"Finding out that you have run out of toilet paper is a good example of lack of preparation, buying 10 years worth is silly"
    -DoctorWho
  • Big ChiefBig Chief Senior Member Posts: 32,985 Senior Member
    I get all my news and facts from Infowars!
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  • Gene LGene L Senior Member Posts: 10,071 Senior Member
    Yes and had to spend thousands of dollars on lawyers to get back what some cop assumed wasn't theirs. Note that most seizures aren't taking place at borders crossings, they're just people driving down the highway. It's the assumption that if you have more than a few dollars cash on you that you must be doing something wrong that I have a problem with. The law allows the police to take your property and you have to spend more money on lawyers and time in court to PROVE that you're innocent (in the case of seizures it's guilty until proven innocent). Imagine if instead of cash that this applied to guns. If you were pulled over, every time the police were allowed to ask if you had a gun in the car, and if they found one they could take it, no questions asked, because why would a law abiding citizen need a gun? And then you had to hire a lawyer and go to court to get it back. There isn't a chance in hell that you or any other gun owner would stand for that. Unfortunately cash doesn't have as powerful a lobby as guns and frankly the banking industry almost certainly tacitly approves of it, because practices like this just further scare people away from doing any business in cash so the banks get control of all your money (also see most companies forcing employees to use direct deposit). It all pushes towards a cashless system in which banks hold and track 100% of the money and transactions that take place in this country.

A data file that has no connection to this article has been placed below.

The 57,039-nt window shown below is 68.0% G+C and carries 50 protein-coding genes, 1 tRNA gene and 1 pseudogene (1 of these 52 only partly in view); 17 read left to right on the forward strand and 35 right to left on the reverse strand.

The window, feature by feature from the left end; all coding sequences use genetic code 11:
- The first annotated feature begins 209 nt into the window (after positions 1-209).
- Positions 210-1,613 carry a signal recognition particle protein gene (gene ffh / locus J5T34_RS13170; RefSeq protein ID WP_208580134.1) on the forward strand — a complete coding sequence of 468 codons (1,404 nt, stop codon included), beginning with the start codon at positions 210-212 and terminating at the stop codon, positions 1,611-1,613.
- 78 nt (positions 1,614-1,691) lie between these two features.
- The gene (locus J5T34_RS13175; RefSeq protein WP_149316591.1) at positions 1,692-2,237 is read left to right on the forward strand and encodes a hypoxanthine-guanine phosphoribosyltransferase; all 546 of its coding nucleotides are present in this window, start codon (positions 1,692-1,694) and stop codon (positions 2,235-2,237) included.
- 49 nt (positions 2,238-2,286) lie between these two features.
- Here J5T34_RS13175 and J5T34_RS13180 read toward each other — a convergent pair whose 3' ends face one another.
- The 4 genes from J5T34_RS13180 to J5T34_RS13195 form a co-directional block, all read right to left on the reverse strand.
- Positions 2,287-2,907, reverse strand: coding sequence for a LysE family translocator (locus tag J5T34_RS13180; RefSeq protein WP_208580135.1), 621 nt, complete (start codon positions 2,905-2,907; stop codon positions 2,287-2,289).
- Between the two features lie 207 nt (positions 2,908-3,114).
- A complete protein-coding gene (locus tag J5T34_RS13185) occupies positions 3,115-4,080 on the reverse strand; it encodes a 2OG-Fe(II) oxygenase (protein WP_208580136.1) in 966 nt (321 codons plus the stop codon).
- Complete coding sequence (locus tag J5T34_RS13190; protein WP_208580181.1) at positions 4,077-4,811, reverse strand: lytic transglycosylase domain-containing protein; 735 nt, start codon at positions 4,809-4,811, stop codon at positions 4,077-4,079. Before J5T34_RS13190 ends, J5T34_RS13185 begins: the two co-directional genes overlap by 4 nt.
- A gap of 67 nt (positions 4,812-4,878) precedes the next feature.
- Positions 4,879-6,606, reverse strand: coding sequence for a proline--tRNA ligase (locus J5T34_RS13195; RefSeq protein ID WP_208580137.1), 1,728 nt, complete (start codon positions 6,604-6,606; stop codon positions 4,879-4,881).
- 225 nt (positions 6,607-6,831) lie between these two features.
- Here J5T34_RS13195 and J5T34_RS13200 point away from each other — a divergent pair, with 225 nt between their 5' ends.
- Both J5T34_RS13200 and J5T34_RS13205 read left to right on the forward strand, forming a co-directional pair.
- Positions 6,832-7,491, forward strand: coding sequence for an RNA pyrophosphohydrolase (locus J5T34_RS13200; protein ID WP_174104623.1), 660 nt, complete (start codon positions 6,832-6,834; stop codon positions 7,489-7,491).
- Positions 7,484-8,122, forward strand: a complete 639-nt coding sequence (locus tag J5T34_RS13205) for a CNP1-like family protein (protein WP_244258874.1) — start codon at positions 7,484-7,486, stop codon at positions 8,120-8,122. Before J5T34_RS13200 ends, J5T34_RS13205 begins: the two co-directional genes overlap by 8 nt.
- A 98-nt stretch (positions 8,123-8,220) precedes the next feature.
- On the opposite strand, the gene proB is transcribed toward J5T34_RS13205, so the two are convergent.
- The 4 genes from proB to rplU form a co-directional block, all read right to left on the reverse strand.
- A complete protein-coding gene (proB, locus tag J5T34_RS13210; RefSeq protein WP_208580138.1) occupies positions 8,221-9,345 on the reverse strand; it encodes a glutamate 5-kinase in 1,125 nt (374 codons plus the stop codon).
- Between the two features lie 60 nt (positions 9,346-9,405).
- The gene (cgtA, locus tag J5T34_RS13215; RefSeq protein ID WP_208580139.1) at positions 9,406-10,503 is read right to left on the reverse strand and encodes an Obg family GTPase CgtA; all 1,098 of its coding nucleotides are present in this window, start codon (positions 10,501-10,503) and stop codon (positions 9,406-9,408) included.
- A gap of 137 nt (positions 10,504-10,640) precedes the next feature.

So it's the banks pushing this? Cops and banks united to push toward a cashless society?

    And $40,000 buck is not just "a few dollars." I doubt if the majority of us could raise $40K in cash to ride down the road toward Mexico. Does this sound reasonable to you??